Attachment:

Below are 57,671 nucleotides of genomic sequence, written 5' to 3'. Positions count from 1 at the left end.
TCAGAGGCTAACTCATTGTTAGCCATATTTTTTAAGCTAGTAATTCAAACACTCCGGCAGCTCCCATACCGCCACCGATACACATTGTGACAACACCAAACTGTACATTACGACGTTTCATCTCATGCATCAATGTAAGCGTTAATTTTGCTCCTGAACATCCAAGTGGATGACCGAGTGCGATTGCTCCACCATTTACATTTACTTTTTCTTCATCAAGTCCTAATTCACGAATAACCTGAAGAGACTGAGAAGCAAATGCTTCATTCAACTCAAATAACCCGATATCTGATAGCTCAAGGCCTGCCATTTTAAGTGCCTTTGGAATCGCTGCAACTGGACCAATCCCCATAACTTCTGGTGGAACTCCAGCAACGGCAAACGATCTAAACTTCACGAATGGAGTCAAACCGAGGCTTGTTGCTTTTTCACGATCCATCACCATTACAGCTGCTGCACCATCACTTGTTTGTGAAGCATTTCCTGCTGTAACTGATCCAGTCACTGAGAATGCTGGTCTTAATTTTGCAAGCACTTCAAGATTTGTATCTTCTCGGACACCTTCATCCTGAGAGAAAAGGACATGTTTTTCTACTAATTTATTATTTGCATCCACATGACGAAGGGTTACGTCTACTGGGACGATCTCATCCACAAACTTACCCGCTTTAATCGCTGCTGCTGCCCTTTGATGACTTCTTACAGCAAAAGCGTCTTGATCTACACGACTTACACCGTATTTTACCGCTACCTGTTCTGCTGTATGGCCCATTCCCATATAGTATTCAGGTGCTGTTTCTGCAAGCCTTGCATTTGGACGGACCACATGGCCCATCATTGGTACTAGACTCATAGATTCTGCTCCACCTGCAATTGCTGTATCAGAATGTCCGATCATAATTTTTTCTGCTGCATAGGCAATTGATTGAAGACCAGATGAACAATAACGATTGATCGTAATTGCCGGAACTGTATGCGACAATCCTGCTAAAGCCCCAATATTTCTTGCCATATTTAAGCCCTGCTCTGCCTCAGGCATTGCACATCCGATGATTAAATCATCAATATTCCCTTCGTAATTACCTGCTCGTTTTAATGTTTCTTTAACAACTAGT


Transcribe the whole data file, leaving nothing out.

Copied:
Below are 57,671 nucleotides of genomic sequence, written 5' to 3'. Positions count from 1 at the left end.
TCAGAGGCTAACTCATTGTTAGCCATATTTTTTAAGCTAGTAATTCAAACACTCCGGCAGCTCCCATACCGCCACCGATACACATTGTGACAACACCAAACTGTACATTACGACGTTTCATCTCATGCATCAATGTAAGCGTTAATTTTGCTCCTGAACATCCAAGTGGATGACCGAGTGCGATTGCTCCACCATTTACATTTACTTTTTCTTCATCAAGTCCTAATTCACGAATAACCTGAAGAGACTGAGAAGCAAATGCTTCATTCAACTCAAATAACCCGATATCTGATAGCTCAAGGCCTGCCATTTTAAGTGCCTTTGGAATCGCTGCAACTGGACCAATCCCCATAACTTCTGGTGGAACTCCAGCAACGGCAAACGATCTAAACTTCACGAATGGAGTCAAACCGAGGCTTGTTGCTTTTTCACGATCCATCACCATTACAGCTGCTGCACCATCACTTGTTTGTGAAGCATTTCCTGCTGTAACTGATCCAGTCACTGAGAATGCTGGTCTTAATTTTGCAAGCACTTCAAGATTTGTATCTTCTCGGACACCTTCATCCTGAGAGAAAAGGACATGTTTTTCTACTAATTTATTATTTGCATCCACATGACGAAGGGTTACGTCTACTGGGACGATCTCATCCACAAACTTACCCGCTTTAATCGCTGCTGCTGCCCTTTGATGACTTCTTACAGCAAAAGCGTCTTGATCTACACGACTTACACCGTATTTTACCGCTACCTGTTCTGCTGTATGGCCCATTCCCATATAGTATTCAGGTGCTGTTTCTGCAAGCCTTGCATTTGGACGGACCACATGGCCCATCATTGGTACTAGACTCATAGATTCTGCTCCACCTGCAATTGCTGTATCAGAATGTCCGATCATAATTTTTTCTGCTGCATAGGCAATTGATTGAAGACCAGATGAACAATAACGATTGATCGTAATTGCCGGAACTGTATGCGACAATCCTGCTAAAGCCCCAATATTTCTTGCCATATTTAAGCCCTGCTCTGCCTCAGGCATTGCACATCCGATGATTAAATCATCAATATTCCCTTCGTAATTACCTGCTCGTTTTAATGTTTCTTTAACAACTAGT